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Brunswick Business Journal Staff Report

December 26, 2018. -- More than four in five Americans (84%) again rate the honesty and ethical standards of nurses as "very high" or "high," earning them the top spot among a diverse list of professions for the 17th consecutive year in a Gallup poll. At the same time, members of Congress are again held in the lowest esteem, as nearly 58% of Americans say they have "low" or "very low" ethical standards. Telemarketers join members of Congress as having a majority of low/very low ratings.

With the exception of one year, 2001, when firefighters were on the list after the 9/11 terrorist attacks, nurses have far outpaced all other professions since they were added to the list two decades ago. Before 1999, pharmacists and clergy members were frequently the most-highly rated professions for their ethics.


Majorities of Americans also rate four other professions as having "high" or "very high" honesty and ethical standards in the Dec. 3-12 poll: medical doctors (67%), pharmacists (66%), high school teachers (60%) and police officers (54%).

Twelve of the remaining 13 occupations receive "average" ratings for their honesty and ethical standards from pluralities or majorities ranging from 42% to 54%. Among them, those garnering majority "average" marks for their honesty and ethical standards are real estate agents (54%) and lawyers (51%).

The ethics rating of journalists this year is split, with roughly equal thirds of the public saying they have very high/high, average or low/very low ethical standards.

Although journalists' 33% very high/high rating is not outstanding relative to many of the other professions, it marks a 10-percentage-point increase from two years ago and now matches their record high, last recorded in 1977.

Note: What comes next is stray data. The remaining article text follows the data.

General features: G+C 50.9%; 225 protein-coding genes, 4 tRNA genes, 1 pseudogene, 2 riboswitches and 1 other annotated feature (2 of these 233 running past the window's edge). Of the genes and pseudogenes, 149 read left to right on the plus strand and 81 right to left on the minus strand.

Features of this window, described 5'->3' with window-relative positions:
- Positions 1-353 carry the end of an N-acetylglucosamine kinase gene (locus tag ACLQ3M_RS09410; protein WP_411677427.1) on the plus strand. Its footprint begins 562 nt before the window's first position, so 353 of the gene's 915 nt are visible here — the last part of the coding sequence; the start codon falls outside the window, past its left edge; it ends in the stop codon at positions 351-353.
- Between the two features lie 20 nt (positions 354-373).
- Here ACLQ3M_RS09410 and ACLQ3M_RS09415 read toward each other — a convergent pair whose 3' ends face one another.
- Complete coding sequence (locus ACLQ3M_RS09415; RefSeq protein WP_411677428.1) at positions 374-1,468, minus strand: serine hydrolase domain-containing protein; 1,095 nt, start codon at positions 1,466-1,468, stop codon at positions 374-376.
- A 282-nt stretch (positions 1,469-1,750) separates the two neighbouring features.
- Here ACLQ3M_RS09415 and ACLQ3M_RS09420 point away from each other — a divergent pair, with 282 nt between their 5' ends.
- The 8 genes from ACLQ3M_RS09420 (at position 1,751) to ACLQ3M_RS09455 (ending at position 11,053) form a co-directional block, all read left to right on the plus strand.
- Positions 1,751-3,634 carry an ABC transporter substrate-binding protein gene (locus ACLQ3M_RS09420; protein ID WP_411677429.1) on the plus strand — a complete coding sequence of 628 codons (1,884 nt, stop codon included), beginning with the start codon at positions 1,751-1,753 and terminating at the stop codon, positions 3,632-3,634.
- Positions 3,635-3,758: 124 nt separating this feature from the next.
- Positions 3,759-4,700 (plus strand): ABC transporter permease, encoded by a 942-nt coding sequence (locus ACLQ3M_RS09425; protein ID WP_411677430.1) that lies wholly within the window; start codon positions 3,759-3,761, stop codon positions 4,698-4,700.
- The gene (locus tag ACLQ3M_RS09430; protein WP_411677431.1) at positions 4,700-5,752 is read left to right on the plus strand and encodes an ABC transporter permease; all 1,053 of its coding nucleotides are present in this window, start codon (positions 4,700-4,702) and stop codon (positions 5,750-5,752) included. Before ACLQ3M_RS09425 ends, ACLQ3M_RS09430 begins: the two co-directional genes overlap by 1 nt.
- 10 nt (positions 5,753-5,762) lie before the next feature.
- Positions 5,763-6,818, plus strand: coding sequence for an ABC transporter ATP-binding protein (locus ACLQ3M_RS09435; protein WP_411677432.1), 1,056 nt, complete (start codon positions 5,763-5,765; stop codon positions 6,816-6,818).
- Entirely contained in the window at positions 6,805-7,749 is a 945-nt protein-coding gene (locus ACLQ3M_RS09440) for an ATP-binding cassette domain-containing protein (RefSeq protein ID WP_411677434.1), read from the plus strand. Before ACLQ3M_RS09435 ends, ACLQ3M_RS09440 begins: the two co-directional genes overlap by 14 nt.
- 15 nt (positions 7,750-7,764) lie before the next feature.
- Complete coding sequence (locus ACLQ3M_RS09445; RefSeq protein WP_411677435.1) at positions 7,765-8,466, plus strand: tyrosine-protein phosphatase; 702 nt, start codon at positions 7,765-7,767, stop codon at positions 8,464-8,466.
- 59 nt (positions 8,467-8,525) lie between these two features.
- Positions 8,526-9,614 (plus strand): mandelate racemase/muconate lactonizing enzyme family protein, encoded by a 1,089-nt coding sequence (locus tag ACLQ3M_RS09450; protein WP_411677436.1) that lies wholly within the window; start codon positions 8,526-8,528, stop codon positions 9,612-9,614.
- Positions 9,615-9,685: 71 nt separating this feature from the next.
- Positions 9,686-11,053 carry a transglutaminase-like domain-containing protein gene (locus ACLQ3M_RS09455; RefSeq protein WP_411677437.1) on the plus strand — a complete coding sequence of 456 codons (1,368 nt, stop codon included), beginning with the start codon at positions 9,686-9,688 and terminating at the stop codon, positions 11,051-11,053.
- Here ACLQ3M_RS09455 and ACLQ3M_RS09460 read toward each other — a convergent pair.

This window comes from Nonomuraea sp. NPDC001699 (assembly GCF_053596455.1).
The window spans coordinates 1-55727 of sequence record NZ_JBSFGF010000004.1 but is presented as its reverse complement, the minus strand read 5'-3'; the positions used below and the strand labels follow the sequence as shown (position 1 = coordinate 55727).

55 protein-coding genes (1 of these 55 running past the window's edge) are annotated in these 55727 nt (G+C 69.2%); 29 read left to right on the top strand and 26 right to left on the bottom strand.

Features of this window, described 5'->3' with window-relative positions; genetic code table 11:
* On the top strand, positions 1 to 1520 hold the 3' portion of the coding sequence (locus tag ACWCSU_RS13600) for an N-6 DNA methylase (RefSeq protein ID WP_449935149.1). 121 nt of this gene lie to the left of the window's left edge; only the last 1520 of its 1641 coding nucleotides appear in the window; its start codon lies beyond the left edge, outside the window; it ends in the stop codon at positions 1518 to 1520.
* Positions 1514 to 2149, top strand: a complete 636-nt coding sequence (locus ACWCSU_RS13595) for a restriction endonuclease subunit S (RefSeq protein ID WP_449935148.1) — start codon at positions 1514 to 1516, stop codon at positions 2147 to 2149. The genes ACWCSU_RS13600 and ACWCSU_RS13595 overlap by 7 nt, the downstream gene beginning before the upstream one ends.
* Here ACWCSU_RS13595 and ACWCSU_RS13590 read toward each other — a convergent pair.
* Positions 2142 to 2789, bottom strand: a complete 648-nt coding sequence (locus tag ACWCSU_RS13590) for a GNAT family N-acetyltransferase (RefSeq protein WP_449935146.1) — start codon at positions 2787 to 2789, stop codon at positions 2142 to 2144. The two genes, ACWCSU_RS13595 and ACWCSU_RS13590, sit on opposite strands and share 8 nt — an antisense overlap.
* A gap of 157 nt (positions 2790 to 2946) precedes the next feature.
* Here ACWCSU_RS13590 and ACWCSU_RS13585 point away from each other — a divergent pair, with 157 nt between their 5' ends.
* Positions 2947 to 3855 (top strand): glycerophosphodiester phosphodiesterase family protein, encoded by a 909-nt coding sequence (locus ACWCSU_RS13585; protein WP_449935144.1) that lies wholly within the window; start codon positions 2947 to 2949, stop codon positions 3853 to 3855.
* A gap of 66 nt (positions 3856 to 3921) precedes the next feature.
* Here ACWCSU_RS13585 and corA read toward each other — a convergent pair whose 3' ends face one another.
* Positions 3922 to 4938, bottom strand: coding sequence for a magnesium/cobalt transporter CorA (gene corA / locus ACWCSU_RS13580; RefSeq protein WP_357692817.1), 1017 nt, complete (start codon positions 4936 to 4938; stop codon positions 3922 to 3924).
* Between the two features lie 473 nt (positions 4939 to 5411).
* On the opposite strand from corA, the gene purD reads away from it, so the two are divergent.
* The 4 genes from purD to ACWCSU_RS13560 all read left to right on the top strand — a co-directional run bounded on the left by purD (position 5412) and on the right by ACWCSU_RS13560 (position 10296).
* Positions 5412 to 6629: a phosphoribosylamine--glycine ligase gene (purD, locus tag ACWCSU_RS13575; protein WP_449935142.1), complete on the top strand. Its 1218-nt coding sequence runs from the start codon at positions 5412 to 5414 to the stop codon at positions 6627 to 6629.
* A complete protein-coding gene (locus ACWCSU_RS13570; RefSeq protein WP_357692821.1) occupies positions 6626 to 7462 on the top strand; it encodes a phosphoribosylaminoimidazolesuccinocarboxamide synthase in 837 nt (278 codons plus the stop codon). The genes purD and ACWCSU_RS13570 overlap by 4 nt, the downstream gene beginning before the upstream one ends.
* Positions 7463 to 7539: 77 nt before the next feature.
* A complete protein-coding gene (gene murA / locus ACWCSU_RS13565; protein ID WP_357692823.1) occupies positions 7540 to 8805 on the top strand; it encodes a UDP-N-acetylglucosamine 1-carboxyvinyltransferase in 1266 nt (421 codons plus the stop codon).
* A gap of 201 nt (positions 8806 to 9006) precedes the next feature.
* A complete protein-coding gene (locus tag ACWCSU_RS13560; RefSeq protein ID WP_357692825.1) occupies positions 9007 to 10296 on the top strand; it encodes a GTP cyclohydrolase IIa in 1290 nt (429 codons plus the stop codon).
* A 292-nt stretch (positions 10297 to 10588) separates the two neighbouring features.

Since 1976, Gallup has asked Americans to rate the ethical standards of journalists 29 times, and the overall average positive rating over that period is 26%. Until 2016, strong pluralities or majorities rated journalists as "average," but after the 2016 presidential campaign, the public's ratings of journalists declined. In December 2016, 41% of Americans held a negative opinion of their ethics.

Yet this year, positive assessments of journalists' ethical standards have rebounded, owed largely to shifting opinions of Democrats and independents, who may be reacting to President Donald Trump's repeated characterizations of the news media as "the enemy of the people."

Democrats' very high/high rating of journalists' honesty has jumped 21 points since 2016 to 54% this year. For their part, political independents' views have shifted from a 42% low and a 20% high ethics rating to roughly one-third each now saying journalists have high, average and low ethics. At the same time, Republicans' views are essentially unchanged, with 61% now giving journalists low ethics ratings.


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